E2.0’s Gift to Law Firms

I’m a little startled to report that I begun practicing law nearly 20 years ago.  (Since I don’t feel that old, perhaps the space-time continuum can explain this fact!) In the intervening time, one of the things that lawyers around the world have mourned is what they perceive as the transition of relationship-based interactions with clients to a situation where legal work is a commodity much like any other and the relationship between client and lawyer does not seem to be as highly prized (or reliable) as before.  According to this view, as law has declined from a profession to a business, some lawyers (and clients) have dropped their focus on relationships and hoped that results alone will win the day. However, as we’ve been discovering in law firms and other kinds of organizations, most people crave connection  — even at work. The loss of connection leads to loss of personal investment, loyalty and satisfaction.

Into this sorry mess comes Enterprise 2.0.  As I’ve been experimenting with social media tools inside and outside the workplace, I’ve been struck by how they help forge and build connections.  Further, with this foundation of relationship in place, knowledge sharing become easy, efficient and effective.  We move from working in silos to working together, without much additional effort at all. In fact, the beauty of the tools is that the best of them are extraordinarily easy to use.  While some use cases are undoubtedly more helpful to the enterprise than others, the number of use cases is usually limited only by a lack of imagination.  This presents a wonderful opportunity for the enterprise.

Ross Dawson takes this further by describing the alchemy of combining knowledge + relationships.  He starts by quoting Norman and Ramirez, who said 17 years ago:  “the essence of strategy is to `link together the only resources that matter in today’s economy: knowledge and relationships.'”

They are right.  Linking knowledge and relationships is even more critical today than it was then.  Here’s how Ross Dawson describes the situation within today’s organization:

An organization cannot function with only commoditized supplier relationships or strong partnerships – both are required depending on the function and situation. However the danger is that the shift to commoditized, price-based relationships takes away from the energy put into relationships based on trust and deep mutual knowledge. Today more than ever, those who are better at developing rich knowledge-based relationships have an enormous advantage over their competitors, not least in being able to innovate more effectively.

Enterprise 2.0’s gift to law firms (and other organizations) is that it gives us a way to restore our foundational relationships, both among colleagues within the firm and with our clients.  When law firm knowledge management is focused on building relationships and facilitating communication, knowledge sharing becomes much easier.  And, at the end of the day, making knowledge sharing efficient and effective is one of the key reasons law firms invest in knowledge management.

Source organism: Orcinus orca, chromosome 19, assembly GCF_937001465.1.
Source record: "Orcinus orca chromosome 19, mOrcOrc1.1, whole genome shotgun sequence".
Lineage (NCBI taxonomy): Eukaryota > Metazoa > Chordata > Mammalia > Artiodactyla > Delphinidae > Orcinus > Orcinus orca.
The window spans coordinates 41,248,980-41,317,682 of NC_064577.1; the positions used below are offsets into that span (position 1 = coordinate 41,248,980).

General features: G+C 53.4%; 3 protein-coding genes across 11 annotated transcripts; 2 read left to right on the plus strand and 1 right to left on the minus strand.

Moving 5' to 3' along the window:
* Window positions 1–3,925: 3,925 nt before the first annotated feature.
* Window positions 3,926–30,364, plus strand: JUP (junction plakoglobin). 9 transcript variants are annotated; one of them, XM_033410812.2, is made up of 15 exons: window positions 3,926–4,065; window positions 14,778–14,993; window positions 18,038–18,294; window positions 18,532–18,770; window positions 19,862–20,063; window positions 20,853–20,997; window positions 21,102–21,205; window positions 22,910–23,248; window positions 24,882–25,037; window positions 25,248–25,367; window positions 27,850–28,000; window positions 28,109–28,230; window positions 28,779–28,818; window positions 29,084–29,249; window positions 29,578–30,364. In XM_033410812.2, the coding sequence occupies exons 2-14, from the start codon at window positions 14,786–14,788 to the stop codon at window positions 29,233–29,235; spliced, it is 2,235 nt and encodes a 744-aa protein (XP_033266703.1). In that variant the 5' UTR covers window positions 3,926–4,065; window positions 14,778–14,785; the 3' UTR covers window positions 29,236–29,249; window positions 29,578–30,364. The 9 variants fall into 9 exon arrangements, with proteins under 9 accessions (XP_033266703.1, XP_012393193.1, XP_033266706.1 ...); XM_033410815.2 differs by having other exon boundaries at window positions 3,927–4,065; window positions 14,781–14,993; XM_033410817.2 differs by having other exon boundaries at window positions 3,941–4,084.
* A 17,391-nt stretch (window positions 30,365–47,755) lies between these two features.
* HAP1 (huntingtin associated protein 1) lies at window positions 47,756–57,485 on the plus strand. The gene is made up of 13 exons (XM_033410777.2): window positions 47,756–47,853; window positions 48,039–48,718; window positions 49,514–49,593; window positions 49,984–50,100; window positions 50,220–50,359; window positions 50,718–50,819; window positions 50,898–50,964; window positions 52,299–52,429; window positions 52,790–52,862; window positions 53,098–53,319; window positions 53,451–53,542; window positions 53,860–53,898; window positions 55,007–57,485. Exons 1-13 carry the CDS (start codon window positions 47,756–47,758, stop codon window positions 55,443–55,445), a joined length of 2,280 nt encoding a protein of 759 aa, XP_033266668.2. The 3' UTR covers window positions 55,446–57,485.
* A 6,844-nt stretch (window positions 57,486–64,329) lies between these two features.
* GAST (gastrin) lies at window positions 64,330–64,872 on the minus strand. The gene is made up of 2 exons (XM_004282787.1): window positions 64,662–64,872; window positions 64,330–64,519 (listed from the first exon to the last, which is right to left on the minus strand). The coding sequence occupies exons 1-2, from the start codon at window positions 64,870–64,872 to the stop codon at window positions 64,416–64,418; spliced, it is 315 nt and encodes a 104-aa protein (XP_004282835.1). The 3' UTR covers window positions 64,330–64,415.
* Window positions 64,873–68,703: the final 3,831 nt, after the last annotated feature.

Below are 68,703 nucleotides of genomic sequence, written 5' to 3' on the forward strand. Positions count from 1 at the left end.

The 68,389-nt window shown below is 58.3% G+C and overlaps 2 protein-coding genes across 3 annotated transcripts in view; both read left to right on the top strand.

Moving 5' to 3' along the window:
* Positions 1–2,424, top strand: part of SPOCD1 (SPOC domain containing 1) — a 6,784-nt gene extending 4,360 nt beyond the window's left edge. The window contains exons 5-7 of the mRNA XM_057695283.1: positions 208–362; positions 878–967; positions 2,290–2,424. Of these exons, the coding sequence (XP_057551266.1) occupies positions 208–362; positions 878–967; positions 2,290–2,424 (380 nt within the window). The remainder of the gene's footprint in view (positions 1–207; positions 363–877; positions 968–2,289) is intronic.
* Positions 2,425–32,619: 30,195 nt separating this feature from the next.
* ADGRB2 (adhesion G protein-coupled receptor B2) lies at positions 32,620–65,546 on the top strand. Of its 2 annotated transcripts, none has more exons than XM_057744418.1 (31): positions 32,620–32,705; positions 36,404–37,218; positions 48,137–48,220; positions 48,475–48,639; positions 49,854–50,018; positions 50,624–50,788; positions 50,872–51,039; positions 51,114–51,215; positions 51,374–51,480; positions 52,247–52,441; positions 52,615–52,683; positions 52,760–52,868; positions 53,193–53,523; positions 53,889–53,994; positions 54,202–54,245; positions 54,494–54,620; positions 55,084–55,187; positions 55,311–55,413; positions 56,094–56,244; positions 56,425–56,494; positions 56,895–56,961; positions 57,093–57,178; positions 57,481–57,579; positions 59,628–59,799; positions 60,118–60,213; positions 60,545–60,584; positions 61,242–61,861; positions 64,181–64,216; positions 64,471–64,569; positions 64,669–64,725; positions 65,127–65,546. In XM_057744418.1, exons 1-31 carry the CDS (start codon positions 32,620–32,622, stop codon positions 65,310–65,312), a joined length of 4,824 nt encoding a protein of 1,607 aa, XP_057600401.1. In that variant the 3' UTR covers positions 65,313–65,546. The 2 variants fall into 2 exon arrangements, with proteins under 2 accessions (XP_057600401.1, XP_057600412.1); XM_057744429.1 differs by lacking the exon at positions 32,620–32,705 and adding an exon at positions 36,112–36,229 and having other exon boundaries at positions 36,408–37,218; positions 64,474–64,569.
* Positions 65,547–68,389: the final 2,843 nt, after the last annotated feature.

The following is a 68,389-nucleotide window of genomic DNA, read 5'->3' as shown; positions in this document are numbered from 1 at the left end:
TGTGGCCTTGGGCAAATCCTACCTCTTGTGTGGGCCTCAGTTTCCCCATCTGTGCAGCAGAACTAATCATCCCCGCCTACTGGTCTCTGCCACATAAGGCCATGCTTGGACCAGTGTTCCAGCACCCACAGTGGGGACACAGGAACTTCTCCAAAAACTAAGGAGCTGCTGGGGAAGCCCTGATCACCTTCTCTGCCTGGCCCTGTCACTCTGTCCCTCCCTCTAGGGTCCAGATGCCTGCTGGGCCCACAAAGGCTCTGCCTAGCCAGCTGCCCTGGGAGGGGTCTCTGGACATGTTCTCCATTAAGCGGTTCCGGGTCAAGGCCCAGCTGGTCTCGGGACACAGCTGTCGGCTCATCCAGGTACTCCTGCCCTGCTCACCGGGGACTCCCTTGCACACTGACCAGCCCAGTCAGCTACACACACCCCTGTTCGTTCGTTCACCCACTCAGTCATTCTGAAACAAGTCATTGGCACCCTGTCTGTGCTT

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Enterprise 2.0 Leadership

For those who grew up in a command-and-control culture at work, it can be a little daunting to tackle the real challenges to their training embodied by Enterprise 2.0 initiatives. When  Enterprise 2.0 advocates say “emergent” and “free-form,” command-and-control purists hear “anarchic” and “chaotic.”  So how do we bridge the gap?

One way to bridge the gap is to rethink our views of leadership and teams.  In this regard, the folks at Zappos have some interesting things to say about what constitutes good leadership and team membership:

The best leaders are those who lead by example and are both team followers as well as team leaders. We believe that, in general, the best ideas and decisions are made from the bottom up, meaning by those who are on the front lines and closest to the issues and/or the customers. The role of a manager is to remove obstacles and enable his/her direct reports to succeed. This means the best leaders are servant-leaders. They serve those they lead.

The best team members take initiative when they notice issues so that the team and the company can succeed. The best team members take ownership of issues and collaborate with other team members whenever challenges arise.

Zappos’ focus on giving responsibility AND authority to the folks closest to the customer is a radical departure from a command-and-control structure that often gives the responsibility to the folks on the front lines without giving them the necessary authority to do what needs to be done.  If I’m reading the Zappos statement correctly, team members solve problems where they find them.  They don’t merely duck those problems by delegating up.

Now take this approach and apply it to an Enterprise 2.0 deployment:  “We believe that, in general, the best ideas and decisions are made from the bottom up, meaning by those who are on the front lines and closest to the issues and/or the customers.” Suddenly, this does not seem quite so anarchic.  Rather, it is about giving the front line experts the tools and flexibility to get the job done.  Above all, it’s about hiring good people and trusting them to do the right thing — with your customers and with your E2.0 tools.